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1924 __ « The Talking Machine : A Technical-Aesthetic Essay »
Rudolph Lothar (1865-1933)
Original excerpt : « The talking machine occupies a special position in aesthetics and music. It demands a twofold capacity for illusion, an illusion working in two directions. On the one hand, it demands that we ignore and overlook its mechanical features. As we know, every record comes with interference. As connoisseurs we are not allowed to hear this interference, just as in a theater we are obliged to ignore both the line that sets off the stage and the frame surrounding the scene. We have to forget we are witnessing actors in costumes and makeup who are not really experiencing what they are performing. They are merely playing parts. We, however, pretend to take their apparence for reality. Only if we forget that we are inside a theater can we really enjoy dramatic art. This "as if" is generated by our capacity for illusion. only when we forget the voice of the singer is coming from a wooden box, when we no longer hear any interference, when we can suspend it the way we are able to suspend a stage -- only then will the talking machine come into is own artistically. But, on the other hand, the machine demands that we give bodies to the sounds emanating from it. For example, while playing an aria sung by a famous singer we see the stage he stands on, we see him dressed in an appropriate costume. The more it is linked to our memories, the stronger the record's effect will be. Nothing excites memory more strongly than the human voice, maybe because nothing is forgotten as quickly as a voice. Our memory of it, however, does not die -- its timbre and character sink into our subsconscious where they await their revival. What has been said about the voice naturally also applies to instruments. We see Nikisch conduct the C-minor symphony, we see Kreisler with the violin at his chin, we see trumpets flashing in the sun when litening to military marches. But the capacity for illusion that enables us to ignore boxes and interference and furnishes tones with a visible background requires musical sensitivity. This is the most important point of phonographic aesthetics : The talking machine can only grant artistic satisfaction to musical people. For only musicians possess the capacity for illusion necessary for every enjoyment of art. [...] Everything flows, Heraclitus says, and in light of our modern world view we may add: everything flows in waves. Whatever happens in the world, whatever we call life or history, whatever occurs as a natural phenomenon --- everything transpires in the shape of waves. Rhythm is the most supreme and sacred law of the universe, the wave phenomenon is the primal and universal phenomenon. Light, magnetism, electricity, temperature and finally sound are nothing but wave motions, undulations or vibrations [...] The unit of measurement for all wave motions is the metre, the unit of time is the second. Frequencies are the vibrations registered within a metre per second. The frequencies of light, electricity and magnetism are taken to be identical, with approximately 700 trillion vibrations per second, their speed of propagation is 300 million metres per second. The vibrations of sound exhibit significantly lower frequencies than those described above. The speed of propagation for sound is 332 metres per second. The deepest sound audible to human ears hovers around 8 vibrations, the highest about 40,000. » (Cited by Friedrich Kittler)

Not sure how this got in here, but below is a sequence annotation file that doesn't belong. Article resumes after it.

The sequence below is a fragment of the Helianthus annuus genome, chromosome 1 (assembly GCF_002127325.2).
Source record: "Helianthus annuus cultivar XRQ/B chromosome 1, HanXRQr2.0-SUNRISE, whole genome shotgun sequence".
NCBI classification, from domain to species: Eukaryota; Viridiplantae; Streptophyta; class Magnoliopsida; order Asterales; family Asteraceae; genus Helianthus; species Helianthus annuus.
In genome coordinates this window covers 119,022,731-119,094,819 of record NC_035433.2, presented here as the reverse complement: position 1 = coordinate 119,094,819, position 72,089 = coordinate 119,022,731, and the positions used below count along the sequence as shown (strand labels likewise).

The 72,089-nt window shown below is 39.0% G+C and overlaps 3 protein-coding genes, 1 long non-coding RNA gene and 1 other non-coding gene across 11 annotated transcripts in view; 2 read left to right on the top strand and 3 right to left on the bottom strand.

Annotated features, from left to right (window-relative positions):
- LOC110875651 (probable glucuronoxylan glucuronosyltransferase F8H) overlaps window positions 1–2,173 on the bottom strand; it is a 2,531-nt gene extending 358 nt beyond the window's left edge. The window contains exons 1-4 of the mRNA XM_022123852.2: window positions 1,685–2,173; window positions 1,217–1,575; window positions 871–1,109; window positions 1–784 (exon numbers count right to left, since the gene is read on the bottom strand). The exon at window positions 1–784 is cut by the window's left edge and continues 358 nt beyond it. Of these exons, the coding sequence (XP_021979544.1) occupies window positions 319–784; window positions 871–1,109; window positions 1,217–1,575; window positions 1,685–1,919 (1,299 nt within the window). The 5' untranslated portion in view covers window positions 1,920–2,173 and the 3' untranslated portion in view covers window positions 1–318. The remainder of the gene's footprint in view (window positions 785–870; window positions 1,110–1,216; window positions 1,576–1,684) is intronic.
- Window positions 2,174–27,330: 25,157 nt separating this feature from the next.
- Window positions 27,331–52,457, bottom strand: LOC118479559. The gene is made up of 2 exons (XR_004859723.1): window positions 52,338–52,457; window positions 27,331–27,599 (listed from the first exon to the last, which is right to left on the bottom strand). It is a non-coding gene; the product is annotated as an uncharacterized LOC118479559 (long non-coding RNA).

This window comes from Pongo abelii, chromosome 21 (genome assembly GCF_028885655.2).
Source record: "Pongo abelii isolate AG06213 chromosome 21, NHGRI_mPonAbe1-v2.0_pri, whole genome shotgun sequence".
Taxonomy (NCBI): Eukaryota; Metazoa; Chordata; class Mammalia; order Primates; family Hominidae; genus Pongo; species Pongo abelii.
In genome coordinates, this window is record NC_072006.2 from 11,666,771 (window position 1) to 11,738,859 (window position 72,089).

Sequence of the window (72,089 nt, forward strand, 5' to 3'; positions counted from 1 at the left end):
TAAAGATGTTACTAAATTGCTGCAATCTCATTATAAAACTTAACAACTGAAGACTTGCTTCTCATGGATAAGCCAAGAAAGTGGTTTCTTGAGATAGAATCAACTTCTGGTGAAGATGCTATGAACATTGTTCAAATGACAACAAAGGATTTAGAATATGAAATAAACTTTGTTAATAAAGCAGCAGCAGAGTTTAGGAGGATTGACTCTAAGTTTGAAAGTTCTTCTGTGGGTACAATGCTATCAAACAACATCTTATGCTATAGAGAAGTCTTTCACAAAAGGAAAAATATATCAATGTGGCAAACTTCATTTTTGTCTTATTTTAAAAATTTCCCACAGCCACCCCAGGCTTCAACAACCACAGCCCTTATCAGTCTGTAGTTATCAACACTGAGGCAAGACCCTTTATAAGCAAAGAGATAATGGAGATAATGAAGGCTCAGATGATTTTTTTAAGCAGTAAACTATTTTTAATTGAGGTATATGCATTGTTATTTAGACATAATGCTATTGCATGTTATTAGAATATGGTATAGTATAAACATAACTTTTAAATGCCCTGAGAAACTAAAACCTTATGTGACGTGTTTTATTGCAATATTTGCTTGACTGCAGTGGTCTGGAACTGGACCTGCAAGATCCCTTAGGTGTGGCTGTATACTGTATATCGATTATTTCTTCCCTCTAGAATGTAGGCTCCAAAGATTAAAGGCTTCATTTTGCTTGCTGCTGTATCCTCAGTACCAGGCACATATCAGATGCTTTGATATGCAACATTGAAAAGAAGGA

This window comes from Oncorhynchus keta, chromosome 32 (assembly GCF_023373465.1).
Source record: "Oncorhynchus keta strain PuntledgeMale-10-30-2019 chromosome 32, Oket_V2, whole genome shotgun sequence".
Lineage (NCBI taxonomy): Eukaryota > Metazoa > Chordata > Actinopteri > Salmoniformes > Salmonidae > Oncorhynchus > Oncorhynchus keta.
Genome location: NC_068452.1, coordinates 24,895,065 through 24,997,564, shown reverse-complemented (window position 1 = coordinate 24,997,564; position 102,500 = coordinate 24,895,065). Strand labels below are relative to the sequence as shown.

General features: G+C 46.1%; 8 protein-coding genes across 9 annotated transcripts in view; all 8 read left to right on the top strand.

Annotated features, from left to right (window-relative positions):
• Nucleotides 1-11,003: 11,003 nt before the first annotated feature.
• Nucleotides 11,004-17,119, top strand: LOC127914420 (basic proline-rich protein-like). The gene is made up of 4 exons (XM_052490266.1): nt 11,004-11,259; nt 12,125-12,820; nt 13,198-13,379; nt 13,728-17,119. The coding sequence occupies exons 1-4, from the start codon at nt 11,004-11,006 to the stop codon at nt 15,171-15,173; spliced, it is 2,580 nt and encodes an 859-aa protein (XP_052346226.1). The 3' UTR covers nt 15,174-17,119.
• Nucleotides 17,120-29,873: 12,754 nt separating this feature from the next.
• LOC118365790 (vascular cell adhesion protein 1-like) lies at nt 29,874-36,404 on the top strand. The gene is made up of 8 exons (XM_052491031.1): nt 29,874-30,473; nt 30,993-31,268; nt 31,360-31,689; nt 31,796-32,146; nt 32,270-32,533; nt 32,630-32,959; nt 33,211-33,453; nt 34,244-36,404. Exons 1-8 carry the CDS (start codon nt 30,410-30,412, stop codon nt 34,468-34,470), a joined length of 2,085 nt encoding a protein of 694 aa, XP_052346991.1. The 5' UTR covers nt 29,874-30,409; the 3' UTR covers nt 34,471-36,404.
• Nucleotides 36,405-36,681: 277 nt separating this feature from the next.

Source : Kittler, Friedrich A. (1986), “Grammophon Film Typewriter”, Berlin: Brinkmann & Bose; and also, “Gramophone, Film, Typewriter”, translated by Geoff Winthrop-Young and Michael Wutz, Stanford: Stanford University Press, 1999.
Urls : http://www.stanford.edu/class/history34q/readings/Kittler/GramFilmTypwriter/Kittler_Gramophone.html (last visited )

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